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Most of the sweat your body produces is odorless. This may be hard to believe when you can’t stand your own body odor (BO). But the culprit in bad BO is not sweat, but rather bacteria on your skin interacting with the sweat.
Lots of factors influence your skin microbiome including diet, health, medication, hormones, stress and so on. Any change in one or more of these factors can suddenly cause your sweat to smell bad.
Unlike what many people think, BO doesn't depend on the amount of sweat. You might not see a change in how much you are sweating but still develop an unpleasant smell. It’s all about the bacteria.
In this post, we explore the most common reasons for smelly sweat and some of the things you can do about it.
5 Reasons Your Sweat Stinks
Your body odor is greatly determined by your genetics. There are people who naturally have mild BO no matter how much they sweat and there are those whose sweat has a stronger scent.
For example, smelly armpits are caused by the ABCC11 gene. If you have this gene, your underarm sweat contains a chemical that feeds specific odor-causing bacteria, resulting in a strong body odor.
Those who lack this gene don't have smelly armpits even when they don't apply any deodorant. Lucky them!
Some people also have a genetic mutation that causes their sweat to smell particularly bad. One example is trimethylaminuria or fish odor syndrome. People with trimethylaminuria are unable to metabolize a compound called trimethylamine in their body.
Trimethylamine builds up and is released through sweat and breath, causing an unpleasant fishy BO.
If your body odor has suddenly changed, your diet is most likely to blame. What we eat directly affects the composition of your sweat. When the sweat interacts with bacteria on the skin, it results in a different odor.
Foods that are associated with smelly sweat include meat, garlic, spicy foods, broccoli and alcohol. It’s usually the overconsumption of these foods that result in a bad BO. If you eat them in moderation, you should be fine.
Some of these foods like spicy foods, alcohol and caffeinated beverages can also make you sweat more from your armpits. Unlike sweat from your arms, legs and torso, armpit sweat comes from different kinds of glands (apocrine glands) and it has a scent before it even interacts with bacteria.
Once you add bacteria into the mix, it can result in a pretty strong odor.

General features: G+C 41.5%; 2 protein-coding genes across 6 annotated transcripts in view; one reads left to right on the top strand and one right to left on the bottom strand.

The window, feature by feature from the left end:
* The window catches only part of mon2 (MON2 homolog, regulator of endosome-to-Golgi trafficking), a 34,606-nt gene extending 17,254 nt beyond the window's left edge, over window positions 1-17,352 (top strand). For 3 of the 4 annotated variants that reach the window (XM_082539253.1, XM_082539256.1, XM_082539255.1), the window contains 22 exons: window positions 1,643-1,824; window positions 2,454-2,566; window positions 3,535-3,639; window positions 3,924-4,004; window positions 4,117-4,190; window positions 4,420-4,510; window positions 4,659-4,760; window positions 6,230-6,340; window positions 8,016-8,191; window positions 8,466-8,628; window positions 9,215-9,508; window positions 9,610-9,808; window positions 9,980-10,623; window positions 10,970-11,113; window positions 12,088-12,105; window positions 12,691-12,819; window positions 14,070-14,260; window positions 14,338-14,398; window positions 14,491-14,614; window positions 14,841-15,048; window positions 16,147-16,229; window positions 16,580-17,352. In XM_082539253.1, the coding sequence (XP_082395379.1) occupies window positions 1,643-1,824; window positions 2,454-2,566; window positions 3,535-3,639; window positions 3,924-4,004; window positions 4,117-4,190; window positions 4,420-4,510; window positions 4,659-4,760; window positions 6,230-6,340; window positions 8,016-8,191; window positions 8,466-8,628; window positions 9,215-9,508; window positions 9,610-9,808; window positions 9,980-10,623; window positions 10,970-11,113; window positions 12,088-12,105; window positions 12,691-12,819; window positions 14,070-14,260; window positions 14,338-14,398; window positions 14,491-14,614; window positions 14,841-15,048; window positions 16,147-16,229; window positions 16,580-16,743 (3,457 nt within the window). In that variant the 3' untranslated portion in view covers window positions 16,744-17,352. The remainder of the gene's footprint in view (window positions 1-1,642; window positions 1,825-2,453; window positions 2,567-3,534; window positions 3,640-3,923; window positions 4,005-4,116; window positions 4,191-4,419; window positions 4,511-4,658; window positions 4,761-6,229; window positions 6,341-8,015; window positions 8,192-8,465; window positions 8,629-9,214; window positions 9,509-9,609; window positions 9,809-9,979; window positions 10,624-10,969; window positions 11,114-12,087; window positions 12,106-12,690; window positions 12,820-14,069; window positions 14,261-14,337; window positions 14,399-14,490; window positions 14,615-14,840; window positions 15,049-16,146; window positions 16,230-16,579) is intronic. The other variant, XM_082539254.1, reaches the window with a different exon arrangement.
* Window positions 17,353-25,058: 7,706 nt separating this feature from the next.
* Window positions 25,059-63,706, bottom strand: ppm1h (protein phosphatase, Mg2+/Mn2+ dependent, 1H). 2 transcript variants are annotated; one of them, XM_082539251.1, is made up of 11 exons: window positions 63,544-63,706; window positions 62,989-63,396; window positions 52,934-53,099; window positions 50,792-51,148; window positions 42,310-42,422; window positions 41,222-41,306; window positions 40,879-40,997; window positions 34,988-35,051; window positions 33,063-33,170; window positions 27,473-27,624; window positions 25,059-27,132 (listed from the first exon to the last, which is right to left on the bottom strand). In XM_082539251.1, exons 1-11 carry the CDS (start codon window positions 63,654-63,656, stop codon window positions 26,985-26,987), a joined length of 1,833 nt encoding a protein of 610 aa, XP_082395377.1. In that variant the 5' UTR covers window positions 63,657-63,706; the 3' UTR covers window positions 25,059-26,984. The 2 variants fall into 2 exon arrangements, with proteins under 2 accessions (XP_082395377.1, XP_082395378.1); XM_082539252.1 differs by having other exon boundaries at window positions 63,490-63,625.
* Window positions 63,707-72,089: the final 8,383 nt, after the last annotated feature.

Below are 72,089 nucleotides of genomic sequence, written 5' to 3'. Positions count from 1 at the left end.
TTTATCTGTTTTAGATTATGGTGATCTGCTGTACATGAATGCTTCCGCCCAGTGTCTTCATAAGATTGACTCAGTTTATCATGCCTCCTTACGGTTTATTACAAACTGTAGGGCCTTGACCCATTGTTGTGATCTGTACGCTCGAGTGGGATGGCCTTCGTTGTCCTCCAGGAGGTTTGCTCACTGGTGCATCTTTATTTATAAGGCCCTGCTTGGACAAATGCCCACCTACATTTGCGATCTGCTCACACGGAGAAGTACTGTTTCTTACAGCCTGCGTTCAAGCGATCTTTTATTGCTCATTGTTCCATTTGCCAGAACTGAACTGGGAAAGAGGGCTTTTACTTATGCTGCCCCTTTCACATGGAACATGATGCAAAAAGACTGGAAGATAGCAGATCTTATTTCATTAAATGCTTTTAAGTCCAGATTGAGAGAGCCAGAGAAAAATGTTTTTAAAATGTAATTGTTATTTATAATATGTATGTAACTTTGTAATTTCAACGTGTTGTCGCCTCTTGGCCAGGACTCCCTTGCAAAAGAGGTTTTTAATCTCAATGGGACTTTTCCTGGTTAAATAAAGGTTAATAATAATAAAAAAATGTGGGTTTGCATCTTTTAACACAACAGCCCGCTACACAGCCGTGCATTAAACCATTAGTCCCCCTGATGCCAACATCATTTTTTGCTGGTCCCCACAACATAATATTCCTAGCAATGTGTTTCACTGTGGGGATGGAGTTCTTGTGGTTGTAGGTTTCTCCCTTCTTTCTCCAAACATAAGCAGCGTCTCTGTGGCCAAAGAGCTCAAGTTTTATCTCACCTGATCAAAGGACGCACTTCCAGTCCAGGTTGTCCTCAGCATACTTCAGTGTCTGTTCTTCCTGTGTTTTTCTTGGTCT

Starting a new diet, dropping certain foods, and dehydration can also make your sweat stinky.
3. Underlying Medical Condition
Another likely reason for a sudden change in body odor is an underlying health condition. Plenty of illnesses including diabetes, gout, liver disease and kidney disease.
Not all these smells are bad. Diabetes, for instance, causes your sweat to smell fruity because of high ketone levels in your blood.
If you notice a sudden change in the amount and smell of your sweat, it’s a good idea to see a doctor especially if you’ve not made a major change to your diet or lifestyle. There could be something else going on.
Your favorite shirt might be making your sweat smellier. If you wear clothes that have poor breathability, you tend to sweat more as your body struggles to keep you cool.
Increased sweat from your armpits and groin can result in a worse body odor.
Fabrics with poor breathability also tend to stay damp with sweat, creating a perfect breeding ground for odor-causing bacteria and make your body odor even stronger.
5. Stress & Anxiety
There’s something like stress sweat. It occurs when your emotions trigger the apocrine glands under your arms, causing you to sweat regardless of whether it’s hot or not.
Because armpit sweat is naturally smellier (it contains more fats and proteins), stress sweat can cause an unpleasant body odor.
Tips for Reducing Body Odor
The first step to dealing with sweaty smell is to figure out why it’s happening and what’s triggering it. If you’ve always had smelly sweat for most of your life, it could be a genetics thing.
But that doesn't mean there’s nothing you can do about it. Try switching your diet or use clinical antiperspirant to see if the smell goes down.
If you suspect your smelly sweat has been caused by a change of diet, reduce or cut out some of the foods and see what happens. Moderate consumption of things like alcohol, coffee, spicy foods, and meats can help prevent bad BO.
Processed foods including junk foods have also been linked to body odor. If they are part of your diet, cut back or eliminate them and see if it changes how your sweat smells.
Pay attention to the kind of clothes you wear. Only put on breathable clothes made from fabrics like cotton, polyester, linen, rayon and wool. These clothes will keep you from getting too hot and thus reduce how much you sweat.
For intense activities like hiking, running and workouts, stick to performance fabrics like polyester and nylon. These synthetic fabrics are not only breathable, they also wick moisture and dry quickly. Dry clothing is less likely to smell.
Cotton and linen have great breathability and wick moisture well, but they tend to stay damp for longer. So they can get smelly if you are sweating a lot.
Another option is antibacterial/antimicrobial clothing (like our Apollo Shirt) that’s treated to defend against odor-causing bacteria as well as mold and mildew.
You can wear antimicrobial clothing multiple times without washing it and it still smells fresh. There’s also antimicrobial underwear that keeps your nether areas from producing any unpleasant odors.
Finally, don’t forget about hygiene. Showering once or twice daily and using antiperspirant if necessary goes a long way in keeping you smelling fresh.